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As the coronavirus scourge surges to new levels of horror, it is not too soon to consider what it has already taught us ... about ourselves and about our government and our political leaders.

There have been serious, protracted bureaucratic and political miscalculations and lack of foresight since before the onset of COVID-19, enough to occupy scholars and analysts for years ahead. Before then, however, we should reflect on two broader societal and governmental shortcomings that have prolonged and worsened this pandemic.

Follow the science: Too many have forgotten school lessons about science and the scientific method. Science is the systematic, continuing search for truth. When mistakes and errors occur, they are corrected through questioning, testing and replications.

Science has shown us how the coronavirus behaves, and science will show its vulnerabilities and overcome it. Public health scientists with decades of training and experience long warned of the threat of pandemics and urged preparation but were ignored. Now we must rely on them for salvation.

We wish fervently for deliverance through new vaccines, and they will come in time, yet scientists tell us that we can still avoid untold, unnecessary pain and suffering and enjoy life much as before with disciplined wearing of face masks and practicing social distancing. Instead, too many tragically and selfishly follow their immediate economic interests, ideologies or conspiratorial theories and prolong our agony. Meanwhile, our president makes us the laughing stock of the world by espousing ineffective, dangerous medicines and swallowing of disinfectants.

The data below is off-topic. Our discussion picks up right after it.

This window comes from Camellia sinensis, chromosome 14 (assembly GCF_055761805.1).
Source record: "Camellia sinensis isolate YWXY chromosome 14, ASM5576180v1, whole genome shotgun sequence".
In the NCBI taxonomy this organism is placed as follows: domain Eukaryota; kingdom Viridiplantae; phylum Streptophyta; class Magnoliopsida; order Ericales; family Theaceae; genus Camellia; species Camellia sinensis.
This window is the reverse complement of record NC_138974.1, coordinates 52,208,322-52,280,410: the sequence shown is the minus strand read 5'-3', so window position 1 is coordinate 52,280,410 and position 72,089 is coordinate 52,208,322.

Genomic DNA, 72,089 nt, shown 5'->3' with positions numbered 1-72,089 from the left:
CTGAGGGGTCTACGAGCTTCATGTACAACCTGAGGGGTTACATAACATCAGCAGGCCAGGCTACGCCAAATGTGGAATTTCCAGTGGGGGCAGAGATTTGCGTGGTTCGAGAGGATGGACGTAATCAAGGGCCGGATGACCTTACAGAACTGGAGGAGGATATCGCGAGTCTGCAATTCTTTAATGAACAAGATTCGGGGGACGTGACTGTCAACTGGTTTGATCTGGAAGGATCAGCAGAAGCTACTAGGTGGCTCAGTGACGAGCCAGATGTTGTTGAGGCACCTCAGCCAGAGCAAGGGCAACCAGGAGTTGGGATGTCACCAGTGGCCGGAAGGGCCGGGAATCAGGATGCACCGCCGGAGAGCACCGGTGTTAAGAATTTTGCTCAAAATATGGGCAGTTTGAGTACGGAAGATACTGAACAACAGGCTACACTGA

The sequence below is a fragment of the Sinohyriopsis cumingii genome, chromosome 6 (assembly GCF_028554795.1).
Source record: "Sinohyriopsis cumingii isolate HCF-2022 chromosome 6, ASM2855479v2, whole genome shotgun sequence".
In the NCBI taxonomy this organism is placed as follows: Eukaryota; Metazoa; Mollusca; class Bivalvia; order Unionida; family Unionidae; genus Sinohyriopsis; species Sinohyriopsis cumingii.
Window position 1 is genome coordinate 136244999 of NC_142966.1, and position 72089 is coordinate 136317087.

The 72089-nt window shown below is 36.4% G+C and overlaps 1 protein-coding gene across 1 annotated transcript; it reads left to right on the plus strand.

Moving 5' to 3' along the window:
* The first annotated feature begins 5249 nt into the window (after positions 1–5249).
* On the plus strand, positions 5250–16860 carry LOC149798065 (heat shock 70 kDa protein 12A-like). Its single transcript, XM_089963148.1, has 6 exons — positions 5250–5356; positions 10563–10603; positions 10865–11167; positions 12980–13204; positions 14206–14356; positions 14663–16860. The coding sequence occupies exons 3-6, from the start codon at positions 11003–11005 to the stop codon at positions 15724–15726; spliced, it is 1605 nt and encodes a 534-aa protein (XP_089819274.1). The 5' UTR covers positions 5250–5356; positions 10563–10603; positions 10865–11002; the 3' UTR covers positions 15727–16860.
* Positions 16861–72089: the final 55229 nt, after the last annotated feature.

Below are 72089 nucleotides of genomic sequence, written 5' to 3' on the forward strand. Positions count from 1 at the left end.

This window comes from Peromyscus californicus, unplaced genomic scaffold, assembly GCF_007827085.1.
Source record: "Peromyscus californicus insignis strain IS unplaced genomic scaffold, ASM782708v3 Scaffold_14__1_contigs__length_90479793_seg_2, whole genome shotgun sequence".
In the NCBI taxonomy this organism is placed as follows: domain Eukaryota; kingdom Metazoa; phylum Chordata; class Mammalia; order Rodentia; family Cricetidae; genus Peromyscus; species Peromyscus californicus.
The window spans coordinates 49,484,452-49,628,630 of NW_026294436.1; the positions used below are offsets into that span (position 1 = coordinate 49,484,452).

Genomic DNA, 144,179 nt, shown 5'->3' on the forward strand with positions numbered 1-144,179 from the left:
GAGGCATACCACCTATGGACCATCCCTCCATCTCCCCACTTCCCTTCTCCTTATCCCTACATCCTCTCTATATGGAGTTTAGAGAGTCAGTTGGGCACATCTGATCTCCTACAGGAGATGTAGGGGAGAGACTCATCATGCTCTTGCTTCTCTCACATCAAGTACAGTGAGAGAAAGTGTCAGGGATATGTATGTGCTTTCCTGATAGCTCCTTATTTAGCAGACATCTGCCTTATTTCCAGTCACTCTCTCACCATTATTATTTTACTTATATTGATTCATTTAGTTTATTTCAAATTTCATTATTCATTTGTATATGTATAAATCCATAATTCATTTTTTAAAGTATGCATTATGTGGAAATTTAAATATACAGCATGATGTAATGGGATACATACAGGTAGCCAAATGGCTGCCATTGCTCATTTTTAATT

An effective national government: Americans have long distrusted excessive control by the national government. Yet when needed, a strong national government response has never failed us through the challenges of multiple wars, economic collapses and natural disasters.

Only the national government has sufficient fiscal resources, sufficient regulatory and constitutional authority, sufficient control of all our productive resources, and sufficient stature to rally the entire nation and overcome this pandemic. States are valuable laboratories for testing different approaches; they should never be used as excuses for national government inaction and failure. If we are indeed in a war with coronavirus, we must respond nationally, as we have with all other wars.

Sadly, the most egregious shortcoming of the national government pandemic policy is that there has been no national policy, no national strategy or plan. The failure to develop an adequate national testing regimen was the original sin in efforts to combat the pandemic. Shockingly that enormous shortcoming continues to this day. Production of vital equipment and allocation of resources have been ad hoc without agreed priorities and coordination. Shockingly, we still do not have a national mask requirement. Schools are told to open fully without a national strategy or national resources.

Are we not shamed and disgraced when the United States, with all our economic resources and scientific talent, compares so poorly to nearly every other modern, industrialized nation — which typically have strong, effective central governments — in battling this scourge?

We may ultimately prevail, but it is staggering to consider what we have lost by failing to respect science, experience and expertise and by not utilizing a more responsive national government.

Aubrey King is retired in Huntington after a career in government affairs and university teaching. He is a graduate of Marshall University and The Johns Hopkins University.